Calvin Stewart, Ph.D., associate professor of mechanical engineering at The University of Texas at El Paso, will lead a project aimed at improving nuclear reactor infrastructure and providing crucial safety and performance upgrades to some of the nation’s 25 university research reactors through an award from the Department of Energy’s Nuclear Energy University Program. | Photos courtesy UTEP
The University of Texas at El Paso (UTEP) was selected as one of 24 U.S. universities to receive a portion of $59 million allotted by the U.S. Department of Energy (DOE) to support university-led research projects aimed at improving nuclear reactor infrastructure and providing crucial safety and performance upgrades to some of the nation’s 25 university research reactors.
The money is awarded through the DOE’s Nuclear Energy University Program (NEUP) and is part of more than $61 million in funding for 99 advanced nuclear energy technology projects in 30 states and a U.S. territory. These awards are meant to bolster the resiliency and use of America’s largest domestic source of carbon-free energy and help meet the White House’s ambitious goals of 100% clean electricity by 2035, and net-zero carbon emissions by 2050.
“Nuclear power is critical to America’s clean energy future and we are committed to making it a more accessible, affordable and resilient energy solution for communities across the country,” Secretary of Energy Jennifer M. Granholm said. “At DOE we’re not only investing in the country’s current nuclear fleet, but we’re also investing in the scientists and engineers who are developing and deploying the next generation of advanced nuclear technologies that will slash the amount of carbon pollution, create good-paying energy jobs, and realize our carbon-free goals.”
The award from the DOE’s NEUP will fund UTEP’s acquisition of an Instron 8862 servo-electric testing system with intelligent furnace control capable of high temperature and dynamic qualification testing of nuclear structural materials as well as rapid verification and validation of data. The accelerated testing capacity can be completed in less than 100 hours and processed to replicate up to more than 100,000 hours of conventional testing data.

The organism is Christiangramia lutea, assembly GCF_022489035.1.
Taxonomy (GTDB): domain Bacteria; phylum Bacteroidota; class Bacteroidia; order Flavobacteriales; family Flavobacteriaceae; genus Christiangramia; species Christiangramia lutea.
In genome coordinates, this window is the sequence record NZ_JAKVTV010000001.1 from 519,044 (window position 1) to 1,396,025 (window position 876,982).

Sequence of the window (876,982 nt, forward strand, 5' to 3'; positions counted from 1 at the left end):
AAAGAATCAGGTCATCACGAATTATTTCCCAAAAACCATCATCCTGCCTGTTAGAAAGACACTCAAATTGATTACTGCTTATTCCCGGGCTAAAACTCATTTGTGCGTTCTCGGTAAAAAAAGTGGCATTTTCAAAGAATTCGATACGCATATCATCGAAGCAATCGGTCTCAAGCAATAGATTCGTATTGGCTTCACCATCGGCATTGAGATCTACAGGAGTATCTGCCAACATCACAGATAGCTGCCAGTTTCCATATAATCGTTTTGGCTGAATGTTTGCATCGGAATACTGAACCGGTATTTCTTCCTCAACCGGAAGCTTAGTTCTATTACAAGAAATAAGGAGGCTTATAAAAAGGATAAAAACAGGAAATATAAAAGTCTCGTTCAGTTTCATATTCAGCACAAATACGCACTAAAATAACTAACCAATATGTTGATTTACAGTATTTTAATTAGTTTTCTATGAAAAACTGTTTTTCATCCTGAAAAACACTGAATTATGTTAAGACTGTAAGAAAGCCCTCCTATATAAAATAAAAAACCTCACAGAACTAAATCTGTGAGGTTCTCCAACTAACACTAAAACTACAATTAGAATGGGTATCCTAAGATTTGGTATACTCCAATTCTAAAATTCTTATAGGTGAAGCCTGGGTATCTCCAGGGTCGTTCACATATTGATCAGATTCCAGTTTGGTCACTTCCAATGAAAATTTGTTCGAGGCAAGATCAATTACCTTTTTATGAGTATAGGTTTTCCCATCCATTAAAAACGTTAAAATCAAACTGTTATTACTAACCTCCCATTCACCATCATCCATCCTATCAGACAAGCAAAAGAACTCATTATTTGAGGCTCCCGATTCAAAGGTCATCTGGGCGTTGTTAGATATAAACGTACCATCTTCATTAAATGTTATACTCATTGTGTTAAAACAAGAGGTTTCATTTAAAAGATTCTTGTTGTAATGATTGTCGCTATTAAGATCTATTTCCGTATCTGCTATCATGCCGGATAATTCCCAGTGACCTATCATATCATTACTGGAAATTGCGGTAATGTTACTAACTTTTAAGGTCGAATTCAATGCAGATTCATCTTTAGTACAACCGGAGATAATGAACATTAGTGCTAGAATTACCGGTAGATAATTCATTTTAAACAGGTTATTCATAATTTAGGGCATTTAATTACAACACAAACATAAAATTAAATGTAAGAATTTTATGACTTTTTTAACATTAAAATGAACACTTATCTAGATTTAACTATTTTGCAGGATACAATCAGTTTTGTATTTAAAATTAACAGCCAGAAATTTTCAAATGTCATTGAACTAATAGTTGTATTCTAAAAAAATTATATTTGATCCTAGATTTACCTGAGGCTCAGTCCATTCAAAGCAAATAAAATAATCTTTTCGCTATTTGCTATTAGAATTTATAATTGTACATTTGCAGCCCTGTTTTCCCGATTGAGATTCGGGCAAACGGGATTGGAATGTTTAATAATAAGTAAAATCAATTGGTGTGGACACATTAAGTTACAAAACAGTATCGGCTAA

The project led by Calvin Stewart, Ph.D., associate professor of mechanical engineering, will support UTEP led nuclear science and engineering students’ research and education programs with the National Energy Technology Laboratory (NETL), U.S. National Nuclear Security Agency (NNSA), Nuclear Regulatory Commission (NRC), Kansas City National Security Campus (KCNSC), and DOE Fossil Energy Office as well as upcoming innovative nuclear research programs.
The advanced testing system will better equip UTEP to respond to work scopes under the nuclear reactor technologies, fuel cycle, and crosscutting technology research and development programs.
“I am honored that the DOE supports our work in extreme environment materials, Stewart said. “This new test system will help us to study the aging of structural materials for fission reactors and perform qualification of new additively manufactured materials for fusion reactors.”
Nuclear power provides 20% of America’s overall electricity and more than half of its zero-emissions energy, making it a key part of the nation’s clean energy future. To realize nuclear’s full potential, more research and development is needed to ensure the creation and operation of cost-effective nuclear power and to establish new methods for securely transporting, storing and disposing of spent nuclear fuel waste.
To learn more about DOE’s efforts to continue American leadership in low-carbon nuclear energy innovation, visit the Office of Nuclear Energy’s website.
Author: Christina Rodriguez – UTEP Communications